19 Jul Winchcombe Nature Notes – June
Winchcombe Nature Notes – June
With a move of house dominating my focus over recent weeks, nature has taken something of a back seat. It’s still there though and some interesting finds have materialised from almost nothing.
Keeping one’s eyes open even on a walk around the lanes can produce items of interest.
I have been fascinated by flowing water for as long as I can remember and always have the need to look over the road bridge at Riverside to see if anything is on the river.
A couple of weeks ago, when the sun was shining, there were four male beautiful demoiselles flitting about, rather like butterflies. I have mentioned these before in Nature Notes as they were present last summer. Not the same ones, of course, but their forebears.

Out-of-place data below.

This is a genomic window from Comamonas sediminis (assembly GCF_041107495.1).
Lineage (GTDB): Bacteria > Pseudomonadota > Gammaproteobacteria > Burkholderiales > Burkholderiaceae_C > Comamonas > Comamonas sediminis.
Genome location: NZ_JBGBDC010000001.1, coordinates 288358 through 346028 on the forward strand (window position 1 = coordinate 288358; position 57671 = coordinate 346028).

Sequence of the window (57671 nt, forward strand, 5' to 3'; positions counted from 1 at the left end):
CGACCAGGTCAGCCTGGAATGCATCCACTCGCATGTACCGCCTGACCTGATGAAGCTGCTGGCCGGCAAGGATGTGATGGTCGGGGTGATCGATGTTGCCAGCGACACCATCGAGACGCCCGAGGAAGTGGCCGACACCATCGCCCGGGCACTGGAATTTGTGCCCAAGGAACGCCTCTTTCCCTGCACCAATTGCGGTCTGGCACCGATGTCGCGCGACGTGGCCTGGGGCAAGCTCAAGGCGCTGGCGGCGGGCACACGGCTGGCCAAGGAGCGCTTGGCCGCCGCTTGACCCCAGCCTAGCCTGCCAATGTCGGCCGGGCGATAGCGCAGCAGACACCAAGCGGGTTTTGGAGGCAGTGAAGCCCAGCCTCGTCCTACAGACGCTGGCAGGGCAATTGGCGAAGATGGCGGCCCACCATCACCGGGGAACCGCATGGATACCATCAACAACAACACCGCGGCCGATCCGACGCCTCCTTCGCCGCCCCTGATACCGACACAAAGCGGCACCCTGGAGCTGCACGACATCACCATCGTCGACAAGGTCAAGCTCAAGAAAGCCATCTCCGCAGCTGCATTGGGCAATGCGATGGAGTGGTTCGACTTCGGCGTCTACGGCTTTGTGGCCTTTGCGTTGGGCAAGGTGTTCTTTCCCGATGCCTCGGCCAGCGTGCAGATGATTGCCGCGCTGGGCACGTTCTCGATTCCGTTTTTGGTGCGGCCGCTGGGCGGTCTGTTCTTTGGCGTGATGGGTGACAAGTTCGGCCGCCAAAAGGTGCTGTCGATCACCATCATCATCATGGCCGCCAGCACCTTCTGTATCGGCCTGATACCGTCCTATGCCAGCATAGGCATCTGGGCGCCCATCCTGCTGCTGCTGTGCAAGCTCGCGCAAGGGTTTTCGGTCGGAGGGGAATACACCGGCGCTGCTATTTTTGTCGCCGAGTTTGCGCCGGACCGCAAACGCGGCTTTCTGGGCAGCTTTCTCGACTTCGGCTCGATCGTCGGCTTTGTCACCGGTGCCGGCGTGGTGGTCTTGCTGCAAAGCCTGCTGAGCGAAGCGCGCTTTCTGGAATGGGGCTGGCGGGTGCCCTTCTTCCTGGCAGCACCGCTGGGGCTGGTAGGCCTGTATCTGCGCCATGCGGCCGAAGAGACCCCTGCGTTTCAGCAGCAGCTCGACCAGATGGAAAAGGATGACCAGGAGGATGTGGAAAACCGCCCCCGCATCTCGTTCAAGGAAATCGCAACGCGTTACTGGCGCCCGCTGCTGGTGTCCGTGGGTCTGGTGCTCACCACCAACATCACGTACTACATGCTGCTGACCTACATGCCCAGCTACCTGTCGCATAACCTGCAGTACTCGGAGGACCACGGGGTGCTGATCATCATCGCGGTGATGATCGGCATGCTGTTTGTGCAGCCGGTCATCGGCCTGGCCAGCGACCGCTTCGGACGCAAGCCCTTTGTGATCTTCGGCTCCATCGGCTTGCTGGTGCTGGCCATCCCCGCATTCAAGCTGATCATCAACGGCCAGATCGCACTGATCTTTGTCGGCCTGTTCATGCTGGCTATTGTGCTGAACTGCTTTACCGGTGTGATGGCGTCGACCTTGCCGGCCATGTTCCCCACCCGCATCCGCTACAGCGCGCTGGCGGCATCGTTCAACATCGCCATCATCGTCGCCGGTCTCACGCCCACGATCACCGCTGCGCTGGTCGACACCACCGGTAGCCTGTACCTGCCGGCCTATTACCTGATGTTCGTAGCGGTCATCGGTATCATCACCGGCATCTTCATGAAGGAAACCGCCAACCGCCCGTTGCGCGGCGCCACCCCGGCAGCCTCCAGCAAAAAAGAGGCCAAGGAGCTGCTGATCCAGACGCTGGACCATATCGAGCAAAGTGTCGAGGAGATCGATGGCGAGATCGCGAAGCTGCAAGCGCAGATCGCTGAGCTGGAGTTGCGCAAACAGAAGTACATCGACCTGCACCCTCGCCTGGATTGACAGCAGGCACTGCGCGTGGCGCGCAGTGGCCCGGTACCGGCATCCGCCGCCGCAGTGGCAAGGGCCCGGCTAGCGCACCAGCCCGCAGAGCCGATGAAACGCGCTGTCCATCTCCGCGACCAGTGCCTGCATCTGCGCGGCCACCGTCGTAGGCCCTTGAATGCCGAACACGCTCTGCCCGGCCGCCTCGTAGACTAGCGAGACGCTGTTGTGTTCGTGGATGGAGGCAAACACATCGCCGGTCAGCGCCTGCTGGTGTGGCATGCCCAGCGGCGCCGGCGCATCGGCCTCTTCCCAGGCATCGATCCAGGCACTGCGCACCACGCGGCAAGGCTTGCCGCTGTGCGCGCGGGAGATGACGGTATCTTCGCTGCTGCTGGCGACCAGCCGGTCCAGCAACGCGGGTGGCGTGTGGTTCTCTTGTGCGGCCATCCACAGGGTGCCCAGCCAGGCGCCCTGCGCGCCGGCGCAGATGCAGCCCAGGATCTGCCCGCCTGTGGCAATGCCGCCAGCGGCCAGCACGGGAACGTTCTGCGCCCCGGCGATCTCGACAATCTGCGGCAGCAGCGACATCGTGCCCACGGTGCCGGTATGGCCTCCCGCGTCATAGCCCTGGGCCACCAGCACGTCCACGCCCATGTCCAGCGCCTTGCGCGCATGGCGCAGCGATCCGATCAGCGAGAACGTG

The males are stunning insects. Their blue body and dark wings give away their presence when they fly. They are quite unlike any other insect, with the possible exception of the banded demoiselle, which has paler wings with an obvious dark band across each wing.
Males will perch on streamside vegetation to await the arrival of a female. She has a metallic green-bronze body with transluscent pale brown wings.
I’ve never seen a female at Riverside but did see one further upstream on the Isbourne, near the football ground a few days ago.
Demoiselles are, in fact, damselflies and are closely related to dragonflies. The latter are larger and faster flying, damselflies exhibiting a far more gentile and lady-like approach to life. Perhaps that’s how they acquired the damsel prefix!
The female deposits her eggs on vegetation in or alongside the river. The eggs hatch into nymphs which will spend two years in the river before emerging as adults. Both nymphs and adults are ferocious predators within their own world.